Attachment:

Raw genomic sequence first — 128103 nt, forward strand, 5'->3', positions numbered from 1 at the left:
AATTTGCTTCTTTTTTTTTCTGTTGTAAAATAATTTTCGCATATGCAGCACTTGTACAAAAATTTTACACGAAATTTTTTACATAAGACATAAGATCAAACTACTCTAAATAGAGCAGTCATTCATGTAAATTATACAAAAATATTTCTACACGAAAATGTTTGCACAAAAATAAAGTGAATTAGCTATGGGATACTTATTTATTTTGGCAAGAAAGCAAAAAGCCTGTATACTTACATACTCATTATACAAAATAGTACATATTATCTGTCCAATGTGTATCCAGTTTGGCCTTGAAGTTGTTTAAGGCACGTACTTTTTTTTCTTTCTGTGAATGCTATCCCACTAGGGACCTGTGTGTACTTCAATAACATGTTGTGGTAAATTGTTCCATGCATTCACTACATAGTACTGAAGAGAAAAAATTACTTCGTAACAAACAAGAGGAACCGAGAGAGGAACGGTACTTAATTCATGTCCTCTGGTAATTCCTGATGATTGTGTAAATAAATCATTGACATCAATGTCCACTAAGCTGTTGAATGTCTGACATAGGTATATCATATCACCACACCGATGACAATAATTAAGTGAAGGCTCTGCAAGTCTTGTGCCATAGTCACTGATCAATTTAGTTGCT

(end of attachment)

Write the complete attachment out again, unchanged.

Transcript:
Raw genomic sequence first — 128103 nt, forward strand, 5'->3', positions numbered from 1 at the left:
AATTTGCTTCTTTTTTTTTCTGTTGTAAAATAATTTTCGCATATGCAGCACTTGTACAAAAATTTTACACGAAATTTTTTACATAAGACATAAGATCAAACTACTCTAAATAGAGCAGTCATTCATGTAAATTATACAAAAATATTTCTACACGAAAATGTTTGCACAAAAATAAAGTGAATTAGCTATGGGATACTTATTTATTTTGGCAAGAAAGCAAAAAGCCTGTATACTTACATACTCATTATACAAAATAGTACATATTATCTGTCCAATGTGTATCCAGTTTGGCCTTGAAGTTGTTTAAGGCACGTACTTTTTTTTCTTTCTGTGAATGCTATCCCACTAGGGACCTGTGTGTACTTCAATAACATGTTGTGGTAAATTGTTCCATGCATTCACTACATAGTACTGAAGAGAAAAAATTACTTCGTAACAAACAAGAGGAACCGAGAGAGGAACGGTACTTAATTCATGTCCTCTGGTAATTCCTGATGATTGTGTAAATAAATCATTGACATCAATGTCCACTAAGCTGTTGAATGTCTGACATAGGTATATCATATCACCACACCGATGACAATAATTAAGTGAAGGCTCTGCAAGTCTTGTGCCATAGTCACTGATCAATTTAGTTGCT